10 Movies We're Embarrassed To Admit Got Us All Choked Up

It's all right, man. Let it out.

The saddest movies are not, contrary to popular belief, the ones that come packaged as tear-jerkers. Yes, The Notebook is a "sad" movie, but I'd be lying if I said it made me feel particularly upset or choked up. That's simply because I expected it to be dramatic and ultimately depressing. No, the saddest movies are the ones that we walk into believing that they're going to be something else. I'm talking about action movies, Adam Sandler flicks, and even some unexpected kids' movies, all of which are more likely to make us connect with the downfall of their onscreen characters because they take us completely by surprise when they hit us with those emotional beats. Of course, we don't want to admit that a kids' movie made us bawl our eyes out - that's sort of embarrassing, isn't it? Which is why I've formulated a list for you, being sure to point out some of cinema's most unexpectedly emotional moments. Hope you have a box of tissues nearby. Let the countdown begin...

10. Speed Racer

Yes, most people consider the Wachowski's version of 80s favorite, Speed Racer, a complete mockery of moviemaking itself. I too found some troubling faults within the setup of the movie itself, but it is about time I came out of the Speed Racer closet: I love this movie. It made me feel things, notably in the scenes that featured the father-son moments between Speed (played by Emile Hirsch) and his father (John Goodman). In the very beginning of the movie, the narrative attempts to introduce us to Speed Racer's world via a narration overlapping Speed's latest attempt at breaking his estranged brother's record. The scene itself is nothing special; it simply tells us who these characters are, where they came from, and why Speed is trying to live up to his sibling's potential. We find out that Speed's brother was shamed shortly before dying in a tragic crash, forcing him to leave behind a tainted legacy that haunts the entire family. The moment that catches us all by surprise, however, is when we discover that Speed is racing against the ghost of his brother. Not his actual brother, of course, but one that Speed is visualising thanks to his flawless memory of how his brother races. And then he lets the ghost win... in order to preserve at least some of his brother's positive legacy. And that's all within the first 10 minutes of the film. Pass me a tissue, please.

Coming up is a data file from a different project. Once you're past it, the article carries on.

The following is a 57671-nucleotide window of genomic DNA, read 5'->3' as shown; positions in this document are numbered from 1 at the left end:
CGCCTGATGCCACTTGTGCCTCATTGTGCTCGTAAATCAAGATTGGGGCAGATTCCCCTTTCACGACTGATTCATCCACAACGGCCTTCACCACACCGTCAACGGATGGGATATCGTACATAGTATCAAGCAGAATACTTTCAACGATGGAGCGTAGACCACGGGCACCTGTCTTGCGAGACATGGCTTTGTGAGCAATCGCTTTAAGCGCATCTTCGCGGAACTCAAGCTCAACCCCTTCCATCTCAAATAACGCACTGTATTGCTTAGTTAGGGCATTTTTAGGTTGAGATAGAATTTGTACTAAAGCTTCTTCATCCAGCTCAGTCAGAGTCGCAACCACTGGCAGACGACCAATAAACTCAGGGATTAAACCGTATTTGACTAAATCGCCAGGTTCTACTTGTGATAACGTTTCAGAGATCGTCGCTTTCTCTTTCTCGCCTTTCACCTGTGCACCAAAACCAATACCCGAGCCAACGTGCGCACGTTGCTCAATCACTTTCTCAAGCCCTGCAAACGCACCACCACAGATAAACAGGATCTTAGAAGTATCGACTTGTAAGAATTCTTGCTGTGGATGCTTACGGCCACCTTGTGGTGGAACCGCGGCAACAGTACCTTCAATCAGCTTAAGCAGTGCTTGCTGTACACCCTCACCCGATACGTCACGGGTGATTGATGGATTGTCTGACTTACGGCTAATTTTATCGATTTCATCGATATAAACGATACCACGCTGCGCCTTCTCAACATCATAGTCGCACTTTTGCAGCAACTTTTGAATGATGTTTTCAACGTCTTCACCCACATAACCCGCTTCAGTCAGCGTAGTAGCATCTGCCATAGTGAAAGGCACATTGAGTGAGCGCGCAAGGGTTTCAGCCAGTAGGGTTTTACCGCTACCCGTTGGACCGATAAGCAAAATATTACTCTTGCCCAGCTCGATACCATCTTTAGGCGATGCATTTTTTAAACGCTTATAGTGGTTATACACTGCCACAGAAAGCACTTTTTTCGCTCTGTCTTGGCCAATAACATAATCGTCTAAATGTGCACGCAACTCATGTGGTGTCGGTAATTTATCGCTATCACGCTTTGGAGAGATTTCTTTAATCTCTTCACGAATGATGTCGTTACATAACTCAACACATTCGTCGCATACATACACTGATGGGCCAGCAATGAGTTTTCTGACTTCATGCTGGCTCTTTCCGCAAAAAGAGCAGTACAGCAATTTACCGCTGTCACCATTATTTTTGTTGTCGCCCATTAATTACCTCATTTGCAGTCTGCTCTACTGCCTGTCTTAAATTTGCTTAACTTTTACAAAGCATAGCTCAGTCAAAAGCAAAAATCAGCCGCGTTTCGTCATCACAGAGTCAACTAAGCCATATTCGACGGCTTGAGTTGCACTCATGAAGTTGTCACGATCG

Jon is the author of the Pixar Theory, the narrative that combines all of the Pixar movies in one timeline. You can read more about his random nonsense on jonnegroni.com